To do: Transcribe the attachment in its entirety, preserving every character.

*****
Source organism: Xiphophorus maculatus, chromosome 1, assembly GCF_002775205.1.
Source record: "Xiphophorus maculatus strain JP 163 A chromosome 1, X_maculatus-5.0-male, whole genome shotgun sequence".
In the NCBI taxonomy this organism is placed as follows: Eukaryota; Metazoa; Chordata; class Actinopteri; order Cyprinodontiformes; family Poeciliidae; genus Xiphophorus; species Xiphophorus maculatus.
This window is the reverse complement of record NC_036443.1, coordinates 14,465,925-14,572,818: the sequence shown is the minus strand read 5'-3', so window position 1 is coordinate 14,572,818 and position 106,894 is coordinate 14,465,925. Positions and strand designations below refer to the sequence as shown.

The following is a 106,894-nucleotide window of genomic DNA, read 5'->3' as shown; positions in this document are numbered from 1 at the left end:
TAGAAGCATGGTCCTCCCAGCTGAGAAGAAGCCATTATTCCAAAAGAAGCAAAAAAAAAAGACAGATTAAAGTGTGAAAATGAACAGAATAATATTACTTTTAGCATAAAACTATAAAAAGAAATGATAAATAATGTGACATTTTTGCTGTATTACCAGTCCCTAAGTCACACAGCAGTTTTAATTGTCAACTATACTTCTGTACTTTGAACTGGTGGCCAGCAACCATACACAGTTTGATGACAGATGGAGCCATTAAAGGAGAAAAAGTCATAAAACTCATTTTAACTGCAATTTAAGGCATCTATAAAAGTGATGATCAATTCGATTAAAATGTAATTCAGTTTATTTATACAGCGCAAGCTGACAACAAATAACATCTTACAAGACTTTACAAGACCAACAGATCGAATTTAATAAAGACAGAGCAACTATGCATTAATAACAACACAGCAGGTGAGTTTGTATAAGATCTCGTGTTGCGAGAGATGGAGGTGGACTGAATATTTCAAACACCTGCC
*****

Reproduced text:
Source organism: Xiphophorus maculatus, chromosome 1, assembly GCF_002775205.1.
Source record: "Xiphophorus maculatus strain JP 163 A chromosome 1, X_maculatus-5.0-male, whole genome shotgun sequence".
In the NCBI taxonomy this organism is placed as follows: Eukaryota; Metazoa; Chordata; class Actinopteri; order Cyprinodontiformes; family Poeciliidae; genus Xiphophorus; species Xiphophorus maculatus.
This window is the reverse complement of record NC_036443.1, coordinates 14,465,925-14,572,818: the sequence shown is the minus strand read 5'-3', so window position 1 is coordinate 14,572,818 and position 106,894 is coordinate 14,465,925. Positions and strand designations below refer to the sequence as shown.

The following is a 106,894-nucleotide window of genomic DNA, read 5'->3' as shown; positions in this document are numbered from 1 at the left end:
TAGAAGCATGGTCCTCCCAGCTGAGAAGAAGCCATTATTCCAAAAGAAGCAAAAAAAAAAGACAGATTAAAGTGTGAAAATGAACAGAATAATATTACTTTTAGCATAAAACTATAAAAAGAAATGATAAATAATGTGACATTTTTGCTGTATTACCAGTCCCTAAGTCACACAGCAGTTTTAATTGTCAACTATACTTCTGTACTTTGAACTGGTGGCCAGCAACCATACACAGTTTGATGACAGATGGAGCCATTAAAGGAGAAAAAGTCATAAAACTCATTTTAACTGCAATTTAAGGCATCTATAAAAGTGATGATCAATTCGATTAAAATGTAATTCAGTTTATTTATACAGCGCAAGCTGACAACAAATAACATCTTACAAGACTTTACAAGACCAACAGATCGAATTTAATAAAGACAGAGCAACTATGCATTAATAACAACACAGCAGGTGAGTTTGTATAAGATCTCGTGTTGCGAGAGATGGAGGTGGACTGAATATTTCAAACACCTGCC